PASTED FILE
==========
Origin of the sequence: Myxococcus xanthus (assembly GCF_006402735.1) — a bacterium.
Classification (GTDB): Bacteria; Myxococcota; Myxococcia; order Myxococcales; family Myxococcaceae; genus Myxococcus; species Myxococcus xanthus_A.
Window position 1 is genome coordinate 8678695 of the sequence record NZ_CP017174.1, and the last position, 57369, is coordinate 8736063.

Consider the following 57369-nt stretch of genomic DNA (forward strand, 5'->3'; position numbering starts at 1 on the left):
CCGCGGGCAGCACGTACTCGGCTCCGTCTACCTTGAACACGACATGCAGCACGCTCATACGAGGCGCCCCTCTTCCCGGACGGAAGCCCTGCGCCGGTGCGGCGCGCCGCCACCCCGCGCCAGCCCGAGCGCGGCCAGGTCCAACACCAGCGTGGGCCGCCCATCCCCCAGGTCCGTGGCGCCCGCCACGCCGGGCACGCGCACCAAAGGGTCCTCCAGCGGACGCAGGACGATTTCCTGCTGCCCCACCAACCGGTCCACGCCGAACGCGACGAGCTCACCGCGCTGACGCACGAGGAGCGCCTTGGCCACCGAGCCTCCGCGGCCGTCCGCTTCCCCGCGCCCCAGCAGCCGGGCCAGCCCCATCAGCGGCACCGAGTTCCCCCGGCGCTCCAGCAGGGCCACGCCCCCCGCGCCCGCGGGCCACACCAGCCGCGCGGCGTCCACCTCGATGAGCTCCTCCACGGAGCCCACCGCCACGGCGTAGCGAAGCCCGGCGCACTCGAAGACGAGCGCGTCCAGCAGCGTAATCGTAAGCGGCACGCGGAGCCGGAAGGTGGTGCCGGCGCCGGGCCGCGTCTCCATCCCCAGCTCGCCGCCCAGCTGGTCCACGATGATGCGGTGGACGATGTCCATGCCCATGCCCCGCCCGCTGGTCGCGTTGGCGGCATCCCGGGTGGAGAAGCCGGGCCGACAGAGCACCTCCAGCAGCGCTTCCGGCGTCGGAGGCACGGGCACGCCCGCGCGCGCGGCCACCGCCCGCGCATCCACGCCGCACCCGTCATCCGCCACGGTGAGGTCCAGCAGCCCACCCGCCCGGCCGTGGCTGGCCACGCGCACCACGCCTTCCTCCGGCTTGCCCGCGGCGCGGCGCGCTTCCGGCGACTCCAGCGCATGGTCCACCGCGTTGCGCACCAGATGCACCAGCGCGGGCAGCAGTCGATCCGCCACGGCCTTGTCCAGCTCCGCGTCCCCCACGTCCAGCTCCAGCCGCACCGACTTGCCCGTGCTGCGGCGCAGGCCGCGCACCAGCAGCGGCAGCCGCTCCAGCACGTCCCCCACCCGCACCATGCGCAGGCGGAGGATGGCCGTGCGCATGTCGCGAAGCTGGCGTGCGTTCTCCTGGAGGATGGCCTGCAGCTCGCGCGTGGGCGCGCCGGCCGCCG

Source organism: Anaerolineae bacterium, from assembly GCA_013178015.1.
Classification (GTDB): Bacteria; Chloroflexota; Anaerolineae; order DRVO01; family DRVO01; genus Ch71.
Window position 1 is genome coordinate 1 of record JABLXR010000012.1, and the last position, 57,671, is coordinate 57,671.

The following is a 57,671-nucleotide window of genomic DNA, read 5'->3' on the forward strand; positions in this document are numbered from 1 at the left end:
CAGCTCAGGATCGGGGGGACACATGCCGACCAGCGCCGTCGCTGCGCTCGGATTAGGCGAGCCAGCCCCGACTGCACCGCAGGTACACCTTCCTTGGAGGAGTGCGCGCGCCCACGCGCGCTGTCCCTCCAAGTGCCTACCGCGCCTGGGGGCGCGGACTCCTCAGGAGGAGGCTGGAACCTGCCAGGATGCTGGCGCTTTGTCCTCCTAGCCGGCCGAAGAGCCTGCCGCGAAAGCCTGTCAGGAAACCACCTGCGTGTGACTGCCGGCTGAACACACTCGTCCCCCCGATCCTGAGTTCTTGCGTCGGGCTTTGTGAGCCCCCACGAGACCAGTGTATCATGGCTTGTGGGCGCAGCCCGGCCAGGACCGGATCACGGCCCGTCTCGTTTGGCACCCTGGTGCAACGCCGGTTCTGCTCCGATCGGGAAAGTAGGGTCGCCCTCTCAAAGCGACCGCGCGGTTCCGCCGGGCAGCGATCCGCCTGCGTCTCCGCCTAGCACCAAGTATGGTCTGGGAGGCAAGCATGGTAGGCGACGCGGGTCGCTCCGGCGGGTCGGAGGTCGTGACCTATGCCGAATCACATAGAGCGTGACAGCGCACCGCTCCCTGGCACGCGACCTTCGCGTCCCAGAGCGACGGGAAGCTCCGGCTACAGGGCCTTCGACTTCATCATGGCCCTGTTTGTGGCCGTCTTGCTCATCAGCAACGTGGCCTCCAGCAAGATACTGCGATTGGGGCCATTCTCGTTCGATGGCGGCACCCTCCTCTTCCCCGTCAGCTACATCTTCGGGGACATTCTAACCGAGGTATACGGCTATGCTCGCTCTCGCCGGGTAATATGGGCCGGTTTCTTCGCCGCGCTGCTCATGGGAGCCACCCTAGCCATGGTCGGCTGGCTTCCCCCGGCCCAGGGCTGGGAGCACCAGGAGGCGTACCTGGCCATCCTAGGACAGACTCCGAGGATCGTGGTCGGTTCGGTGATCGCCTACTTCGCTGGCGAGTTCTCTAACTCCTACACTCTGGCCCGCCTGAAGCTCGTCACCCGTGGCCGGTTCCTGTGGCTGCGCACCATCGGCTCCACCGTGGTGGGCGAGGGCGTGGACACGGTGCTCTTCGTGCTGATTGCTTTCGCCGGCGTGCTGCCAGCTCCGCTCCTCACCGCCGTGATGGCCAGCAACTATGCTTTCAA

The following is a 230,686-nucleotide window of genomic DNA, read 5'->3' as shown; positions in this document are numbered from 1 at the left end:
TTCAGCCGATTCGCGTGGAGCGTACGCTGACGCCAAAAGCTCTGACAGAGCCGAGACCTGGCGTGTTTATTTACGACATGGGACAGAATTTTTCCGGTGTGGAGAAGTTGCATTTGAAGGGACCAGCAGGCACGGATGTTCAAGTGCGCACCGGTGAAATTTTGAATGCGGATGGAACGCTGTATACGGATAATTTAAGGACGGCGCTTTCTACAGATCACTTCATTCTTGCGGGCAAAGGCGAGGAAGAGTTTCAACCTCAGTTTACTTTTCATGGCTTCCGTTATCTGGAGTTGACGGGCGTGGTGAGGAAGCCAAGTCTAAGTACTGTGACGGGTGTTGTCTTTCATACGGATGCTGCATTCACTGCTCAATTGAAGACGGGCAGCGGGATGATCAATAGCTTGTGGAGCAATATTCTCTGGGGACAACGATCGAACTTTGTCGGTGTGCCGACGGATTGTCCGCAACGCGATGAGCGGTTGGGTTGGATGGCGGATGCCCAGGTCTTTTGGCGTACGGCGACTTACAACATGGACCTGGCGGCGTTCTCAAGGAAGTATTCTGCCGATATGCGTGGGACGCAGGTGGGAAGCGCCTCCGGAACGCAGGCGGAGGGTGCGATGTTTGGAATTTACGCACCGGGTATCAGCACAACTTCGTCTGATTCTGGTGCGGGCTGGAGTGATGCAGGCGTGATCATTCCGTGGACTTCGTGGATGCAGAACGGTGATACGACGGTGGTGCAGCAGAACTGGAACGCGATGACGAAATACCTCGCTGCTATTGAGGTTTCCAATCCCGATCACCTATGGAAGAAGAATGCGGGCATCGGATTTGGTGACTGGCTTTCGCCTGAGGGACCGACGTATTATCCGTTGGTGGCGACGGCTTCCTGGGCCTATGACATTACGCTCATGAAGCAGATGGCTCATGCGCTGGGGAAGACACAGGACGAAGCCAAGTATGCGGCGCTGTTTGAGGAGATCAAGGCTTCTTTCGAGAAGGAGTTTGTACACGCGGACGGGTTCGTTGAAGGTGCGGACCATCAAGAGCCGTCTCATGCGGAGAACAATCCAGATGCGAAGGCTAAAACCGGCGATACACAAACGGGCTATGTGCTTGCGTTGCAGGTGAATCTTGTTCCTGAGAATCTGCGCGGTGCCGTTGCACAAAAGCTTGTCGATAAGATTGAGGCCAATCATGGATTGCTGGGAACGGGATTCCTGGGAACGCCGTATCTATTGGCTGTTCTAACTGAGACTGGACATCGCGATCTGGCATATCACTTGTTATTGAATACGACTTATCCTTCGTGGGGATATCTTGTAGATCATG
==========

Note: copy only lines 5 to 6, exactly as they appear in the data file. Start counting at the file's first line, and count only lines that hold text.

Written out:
CCGCGGGCAGCACGTACTCGGCTCCGTCTACCTTGAACACGACATGCAGCACGCTCATACGAGGCGCCCCTCTTCCCGGACGGAAGCCCTGCGCCGGTGCGGCGCGCCGCCACCCCGCGCCAGCCCGAGCGCGGCCAGGTCCAACACCAGCGTGGGCCGCCCATCCCCCAGGTCCGTGGCGCCCGCCACGCCGGGCACGCGCACCAAAGGGTCCTCCAGCGGACGCAGGACGATTTCCTGCTGCCCCACCAACCGGTCCACGCCGAACGCGACGAGCTCACCGCGCTGACGCACGAGGAGCGCCTTGGCCACCGAGCCTCCGCGGCCGTCCGCTTCCCCGCGCCCCAGCAGCCGGGCCAGCCCCATCAGCGGCACCGAGTTCCCCCGGCGCTCCAGCAGGGCCACGCCCCCCGCGCCCGCGGGCCACACCAGCCGCGCGGCGTCCACCTCGATGAGCTCCTCCACGGAGCCCACCGCCACGGCGTAGCGAAGCCCGGCGCACTCGAAGACGAGCGCGTCCAGCAGCGTAATCGTAAGCGGCACGCGGAGCCGGAAGGTGGTGCCGGCGCCGGGCCGCGTCTCCATCCCCAGCTCGCCGCCCAGCTGGTCCACGATGATGCGGTGGACGATGTCCATGCCCATGCCCCGCCCGCTGGTCGCGTTGGCGGCATCCCGGGTGGAGAAGCCGGGCCGACAGAGCACCTCCAGCAGCGCTTCCGGCGTCGGAGGCACGGGCACGCCCGCGCGCGCGGCCACCGCCCGCGCATCCACGCCGCACCCGTCATCCGCCACGGTGAGGTCCAGCAGCCCACCCGCCCGGCCGTGGCTGGCCACGCGCACCACGCCTTCCTCCGGCTTGCCCGCGGCGCGGCGCGCTTCCGGCGACTCCAGCGCATGGTCCACCGCGTTGCGCACCAGATGCACCAGCGCGGGCAGCAGTCGATCCGCCACGGCCTTGTCCAGCTCCGCGTCCCCCACGTCCAGCTCCAGCCGCACCGACTTGCCCGTGCTGCGGCGCAGGCCGCGCACCAGCAGCGGCAGCCGCTCCAGCACGTCCCCCACCCGCACCATGCGCAGGCGGAGGATGGCCGTGCGCATGTCGCGAAGCTGGCGTGCGTTCTCCTGGAGGATGGCCTGCAGCTCGCGCGTGGGCGCGCCGGCCGCCG

Source organism: Anaerolineae bacterium, from assembly GCA_013178015.1.